In the post I wrote about Gina Renee Hall, I mentioned that her sister Diane “was introduced to Dr. Arpad Vass, a forensic anthropologist who had invented an instrument to detect DNA buried beneath the surface. Since then, Gina’s remains have been discovered across eight locations throughout the New River Valley using that device.”
Vass’ website states that the “United States Patent office approved his patent for the INQUISITOR in July 2018.” Vass mentions that he can find your ancestor’s grave by taking DNA from beneath fingernails and placing it in his machine. His Inquisitor was critiqued by Andrea Lankford. I received email information from a reader who said indeed, grave detection by odor is possible. However, DNA matching from a distance is not.
The patent Dr. Vass describes is a detector that can be used to find DNA and he claims 85% accuracy. Now compare this with the following. Dr. Vass is working for or with a company called AvaSensor. They develop explosive detecting technology. “To date, we have consistently been able to remotely detect the presence of small samples of gunpowder and plastic explosives including C-4 and C-2, those samples either concealed on the person of an approaching individual or in luggage or containers carried or conveyed by that approaching individual.” That is fantastic, I mean it. Everything to keep us all safe, I really appreciate that. But the description does not mention DNA or detecting DNA below ground level.
Thanks to my reader, we have a patent filed by the same team members on the AvaSensor leadership page. You can find the patent here and more here. If I understand the abstract correctly, and I am not an engineer, then this device detects by using electromagnetic signatures.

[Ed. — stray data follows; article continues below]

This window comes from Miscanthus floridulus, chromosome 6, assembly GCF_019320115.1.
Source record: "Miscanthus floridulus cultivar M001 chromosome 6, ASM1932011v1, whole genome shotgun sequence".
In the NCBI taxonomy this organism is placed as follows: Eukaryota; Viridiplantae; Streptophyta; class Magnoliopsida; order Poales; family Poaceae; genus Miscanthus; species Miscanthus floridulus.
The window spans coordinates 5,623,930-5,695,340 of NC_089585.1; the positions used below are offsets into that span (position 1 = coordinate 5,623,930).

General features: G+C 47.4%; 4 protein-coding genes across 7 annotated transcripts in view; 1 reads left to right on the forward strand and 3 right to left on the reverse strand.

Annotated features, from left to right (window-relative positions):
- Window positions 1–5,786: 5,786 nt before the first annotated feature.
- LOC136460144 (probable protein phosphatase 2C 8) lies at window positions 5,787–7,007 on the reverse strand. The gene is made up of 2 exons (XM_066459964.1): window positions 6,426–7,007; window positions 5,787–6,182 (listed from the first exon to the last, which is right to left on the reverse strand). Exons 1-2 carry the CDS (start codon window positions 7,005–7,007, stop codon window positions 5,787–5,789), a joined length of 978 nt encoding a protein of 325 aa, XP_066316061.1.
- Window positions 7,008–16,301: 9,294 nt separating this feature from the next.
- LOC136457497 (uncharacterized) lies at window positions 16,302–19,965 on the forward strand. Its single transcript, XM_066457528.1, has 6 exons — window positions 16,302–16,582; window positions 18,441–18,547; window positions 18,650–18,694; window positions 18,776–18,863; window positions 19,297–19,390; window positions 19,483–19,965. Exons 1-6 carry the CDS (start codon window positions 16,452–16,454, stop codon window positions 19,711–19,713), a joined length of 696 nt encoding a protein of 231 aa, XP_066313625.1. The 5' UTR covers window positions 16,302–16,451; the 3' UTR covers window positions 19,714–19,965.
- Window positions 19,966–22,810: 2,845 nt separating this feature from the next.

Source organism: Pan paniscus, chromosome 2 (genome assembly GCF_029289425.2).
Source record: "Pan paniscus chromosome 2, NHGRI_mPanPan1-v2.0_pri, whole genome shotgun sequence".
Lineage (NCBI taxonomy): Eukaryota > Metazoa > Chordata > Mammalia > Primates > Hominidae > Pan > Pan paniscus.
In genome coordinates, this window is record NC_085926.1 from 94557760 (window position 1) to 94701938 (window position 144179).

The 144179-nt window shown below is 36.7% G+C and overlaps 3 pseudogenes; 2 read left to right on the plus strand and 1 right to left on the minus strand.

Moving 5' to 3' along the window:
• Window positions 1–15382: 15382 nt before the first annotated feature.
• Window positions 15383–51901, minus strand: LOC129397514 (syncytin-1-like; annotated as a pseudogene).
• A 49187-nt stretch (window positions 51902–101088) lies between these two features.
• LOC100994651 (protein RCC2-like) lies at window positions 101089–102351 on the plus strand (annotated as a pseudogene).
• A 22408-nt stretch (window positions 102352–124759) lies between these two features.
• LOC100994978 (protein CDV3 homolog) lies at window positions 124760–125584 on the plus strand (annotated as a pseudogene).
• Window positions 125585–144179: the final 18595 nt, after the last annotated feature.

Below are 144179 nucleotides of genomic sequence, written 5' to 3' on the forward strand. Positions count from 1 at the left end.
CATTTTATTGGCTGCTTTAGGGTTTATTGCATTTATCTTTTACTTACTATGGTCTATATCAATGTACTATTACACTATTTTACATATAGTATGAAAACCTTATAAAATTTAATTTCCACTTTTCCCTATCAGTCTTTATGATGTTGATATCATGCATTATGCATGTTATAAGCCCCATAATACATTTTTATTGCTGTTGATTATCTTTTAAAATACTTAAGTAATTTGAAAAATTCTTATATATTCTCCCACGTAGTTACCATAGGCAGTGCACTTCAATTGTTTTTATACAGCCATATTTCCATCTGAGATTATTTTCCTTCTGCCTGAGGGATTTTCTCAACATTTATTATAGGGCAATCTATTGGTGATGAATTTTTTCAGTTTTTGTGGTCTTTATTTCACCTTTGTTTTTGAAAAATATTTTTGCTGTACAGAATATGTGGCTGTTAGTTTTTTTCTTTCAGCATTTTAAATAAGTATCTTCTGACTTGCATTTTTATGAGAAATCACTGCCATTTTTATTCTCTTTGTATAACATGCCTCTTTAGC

Is this the Inquisitor as mentioned before on Dr. Vass’ website? If so then it would follow that this is the device that finds undetected graves. Then this is the device that finds DNA even under ground with 85% levels of accuracy. Was this used to find Gina’s remains?
If you click here and scroll, you see the device drawings. You can move the bar below the images. Now look to the right: it says patent application abandoned. If you abandon the patent application, you probably have encountered either malfunctions, or you didn’t reach levels of accuracy, etc. Then, why use it in a case where people can potentially get hurt because they get their hopes up?
I really wish for my forensic science friends to weigh in: can you detect DNA below ground levels using electromagnetic signatures with 85% accuracy?
Again, I am not accusing Dr. Vass of anything but I do am highly confused and can use some clarity. I have never heard of detecting DNA below ground levels with electromagnetic technology. I have only heard of DNA samples being taken to a laboratorium to be compared by lab technicians to see if the profiles match to an accepted probability level to the exclusion of other profiles. In my mind, finding a DNA match is done in labs and not with a handheld device in the field. Correct me if I am wrong.